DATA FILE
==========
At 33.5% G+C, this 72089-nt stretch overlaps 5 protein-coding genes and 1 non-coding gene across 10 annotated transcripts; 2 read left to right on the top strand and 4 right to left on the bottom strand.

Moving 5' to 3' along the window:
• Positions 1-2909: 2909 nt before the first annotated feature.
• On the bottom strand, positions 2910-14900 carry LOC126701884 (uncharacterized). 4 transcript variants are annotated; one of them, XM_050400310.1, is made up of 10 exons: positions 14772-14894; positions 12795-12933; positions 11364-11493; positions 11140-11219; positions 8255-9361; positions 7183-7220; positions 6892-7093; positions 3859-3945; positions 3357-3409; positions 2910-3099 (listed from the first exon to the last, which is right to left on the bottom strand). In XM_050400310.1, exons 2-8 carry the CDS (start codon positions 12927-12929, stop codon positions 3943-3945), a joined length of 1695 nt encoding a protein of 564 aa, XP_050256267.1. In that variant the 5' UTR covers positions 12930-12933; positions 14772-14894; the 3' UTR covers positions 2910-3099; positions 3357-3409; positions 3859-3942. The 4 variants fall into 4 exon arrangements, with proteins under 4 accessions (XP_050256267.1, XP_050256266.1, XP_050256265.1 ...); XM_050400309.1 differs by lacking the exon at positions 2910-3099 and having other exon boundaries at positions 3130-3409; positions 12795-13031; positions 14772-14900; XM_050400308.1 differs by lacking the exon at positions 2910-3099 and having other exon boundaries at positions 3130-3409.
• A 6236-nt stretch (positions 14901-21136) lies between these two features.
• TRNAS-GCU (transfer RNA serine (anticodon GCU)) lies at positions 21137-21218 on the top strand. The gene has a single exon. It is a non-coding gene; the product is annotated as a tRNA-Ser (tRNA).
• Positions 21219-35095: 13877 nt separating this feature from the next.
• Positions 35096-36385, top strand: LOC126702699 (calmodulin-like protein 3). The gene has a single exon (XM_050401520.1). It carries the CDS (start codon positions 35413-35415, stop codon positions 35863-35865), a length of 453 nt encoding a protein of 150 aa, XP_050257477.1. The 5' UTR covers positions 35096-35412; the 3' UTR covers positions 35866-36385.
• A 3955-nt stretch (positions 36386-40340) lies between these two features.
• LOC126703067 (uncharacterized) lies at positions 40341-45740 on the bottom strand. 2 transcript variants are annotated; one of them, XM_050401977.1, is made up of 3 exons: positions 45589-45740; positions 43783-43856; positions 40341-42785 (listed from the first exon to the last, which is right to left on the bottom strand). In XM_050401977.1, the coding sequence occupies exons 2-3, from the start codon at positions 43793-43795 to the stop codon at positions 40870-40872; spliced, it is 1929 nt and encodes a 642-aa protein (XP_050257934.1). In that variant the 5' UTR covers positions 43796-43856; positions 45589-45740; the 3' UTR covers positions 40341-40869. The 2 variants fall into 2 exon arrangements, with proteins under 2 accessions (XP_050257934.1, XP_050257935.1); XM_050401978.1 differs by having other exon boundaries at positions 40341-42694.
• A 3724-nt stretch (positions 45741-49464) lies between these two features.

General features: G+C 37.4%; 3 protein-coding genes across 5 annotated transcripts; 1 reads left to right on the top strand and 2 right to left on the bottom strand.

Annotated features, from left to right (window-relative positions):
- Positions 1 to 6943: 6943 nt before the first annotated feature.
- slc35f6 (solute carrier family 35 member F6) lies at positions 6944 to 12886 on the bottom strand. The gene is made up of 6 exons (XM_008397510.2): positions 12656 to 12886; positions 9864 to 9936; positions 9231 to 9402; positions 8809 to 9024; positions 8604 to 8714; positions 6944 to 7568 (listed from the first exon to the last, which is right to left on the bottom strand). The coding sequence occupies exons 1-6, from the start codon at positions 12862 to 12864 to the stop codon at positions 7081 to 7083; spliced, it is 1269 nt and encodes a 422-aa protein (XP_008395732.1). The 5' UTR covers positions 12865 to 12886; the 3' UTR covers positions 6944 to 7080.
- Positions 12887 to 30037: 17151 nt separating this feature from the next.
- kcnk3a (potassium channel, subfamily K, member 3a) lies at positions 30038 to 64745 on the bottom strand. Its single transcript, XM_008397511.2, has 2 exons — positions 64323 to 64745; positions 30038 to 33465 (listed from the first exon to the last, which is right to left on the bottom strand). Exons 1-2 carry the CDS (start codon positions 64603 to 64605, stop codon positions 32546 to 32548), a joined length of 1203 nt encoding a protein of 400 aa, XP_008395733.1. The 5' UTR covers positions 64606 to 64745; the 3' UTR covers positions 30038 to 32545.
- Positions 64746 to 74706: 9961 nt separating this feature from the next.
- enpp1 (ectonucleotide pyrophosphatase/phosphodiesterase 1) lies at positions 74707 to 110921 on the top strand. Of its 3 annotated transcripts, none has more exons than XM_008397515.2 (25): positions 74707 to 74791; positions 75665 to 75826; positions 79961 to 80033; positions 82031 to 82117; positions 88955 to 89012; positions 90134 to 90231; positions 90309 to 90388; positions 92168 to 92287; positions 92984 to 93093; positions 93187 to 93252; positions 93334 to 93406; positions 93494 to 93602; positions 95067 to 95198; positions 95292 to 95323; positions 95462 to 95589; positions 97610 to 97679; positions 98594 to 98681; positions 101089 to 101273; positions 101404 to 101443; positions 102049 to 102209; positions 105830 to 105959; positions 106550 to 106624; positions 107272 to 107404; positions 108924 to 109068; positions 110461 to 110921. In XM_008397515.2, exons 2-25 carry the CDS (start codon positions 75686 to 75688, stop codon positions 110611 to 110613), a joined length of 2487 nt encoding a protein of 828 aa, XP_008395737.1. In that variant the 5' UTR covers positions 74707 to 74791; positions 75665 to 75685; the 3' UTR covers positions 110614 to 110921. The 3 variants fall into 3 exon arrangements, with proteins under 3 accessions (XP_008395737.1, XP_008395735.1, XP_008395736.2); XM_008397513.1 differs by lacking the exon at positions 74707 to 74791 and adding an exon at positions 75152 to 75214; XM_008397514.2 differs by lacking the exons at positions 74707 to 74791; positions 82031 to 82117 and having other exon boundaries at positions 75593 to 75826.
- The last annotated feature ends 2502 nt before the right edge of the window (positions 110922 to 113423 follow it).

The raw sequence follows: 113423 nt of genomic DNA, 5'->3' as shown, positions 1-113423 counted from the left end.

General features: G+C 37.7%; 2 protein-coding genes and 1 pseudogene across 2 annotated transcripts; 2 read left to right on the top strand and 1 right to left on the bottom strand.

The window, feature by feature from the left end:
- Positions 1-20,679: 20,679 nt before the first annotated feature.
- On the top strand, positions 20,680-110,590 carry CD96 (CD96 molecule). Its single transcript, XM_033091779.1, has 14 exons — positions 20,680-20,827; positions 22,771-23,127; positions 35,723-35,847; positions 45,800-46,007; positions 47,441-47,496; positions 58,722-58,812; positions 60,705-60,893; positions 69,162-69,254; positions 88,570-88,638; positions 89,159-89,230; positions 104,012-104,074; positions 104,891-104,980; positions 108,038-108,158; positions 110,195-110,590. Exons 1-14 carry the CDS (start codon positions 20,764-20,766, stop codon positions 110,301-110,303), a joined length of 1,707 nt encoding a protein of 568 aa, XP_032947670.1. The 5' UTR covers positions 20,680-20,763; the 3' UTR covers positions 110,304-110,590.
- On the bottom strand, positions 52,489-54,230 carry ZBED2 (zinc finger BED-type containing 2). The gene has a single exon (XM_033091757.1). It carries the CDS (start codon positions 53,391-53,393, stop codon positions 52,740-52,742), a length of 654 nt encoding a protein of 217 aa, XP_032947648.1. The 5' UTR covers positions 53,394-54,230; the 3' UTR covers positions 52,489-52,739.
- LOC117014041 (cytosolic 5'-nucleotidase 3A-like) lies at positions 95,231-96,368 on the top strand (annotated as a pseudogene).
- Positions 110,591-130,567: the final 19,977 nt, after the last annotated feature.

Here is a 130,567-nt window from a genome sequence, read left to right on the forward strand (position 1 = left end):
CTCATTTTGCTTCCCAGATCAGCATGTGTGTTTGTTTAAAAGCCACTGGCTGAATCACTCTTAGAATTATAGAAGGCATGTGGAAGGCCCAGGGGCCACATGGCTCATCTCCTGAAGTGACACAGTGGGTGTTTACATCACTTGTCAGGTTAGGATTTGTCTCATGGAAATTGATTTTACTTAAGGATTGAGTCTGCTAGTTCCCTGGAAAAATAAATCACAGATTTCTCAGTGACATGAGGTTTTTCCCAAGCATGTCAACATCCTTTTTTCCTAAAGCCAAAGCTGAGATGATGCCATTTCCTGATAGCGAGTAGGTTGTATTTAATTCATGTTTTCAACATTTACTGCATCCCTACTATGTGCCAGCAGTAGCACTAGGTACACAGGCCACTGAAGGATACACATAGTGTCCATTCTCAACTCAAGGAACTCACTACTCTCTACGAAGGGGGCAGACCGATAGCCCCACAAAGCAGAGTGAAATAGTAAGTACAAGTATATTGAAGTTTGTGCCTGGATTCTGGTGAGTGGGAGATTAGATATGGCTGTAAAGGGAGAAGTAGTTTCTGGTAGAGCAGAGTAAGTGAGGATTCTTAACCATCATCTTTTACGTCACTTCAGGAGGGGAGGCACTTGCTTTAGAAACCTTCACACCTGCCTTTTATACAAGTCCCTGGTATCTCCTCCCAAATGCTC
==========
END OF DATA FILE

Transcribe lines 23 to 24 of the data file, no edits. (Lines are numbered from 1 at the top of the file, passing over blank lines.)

The window, feature by feature from the left end:
- Positions 1-20,679: 20,679 nt before the first annotated feature.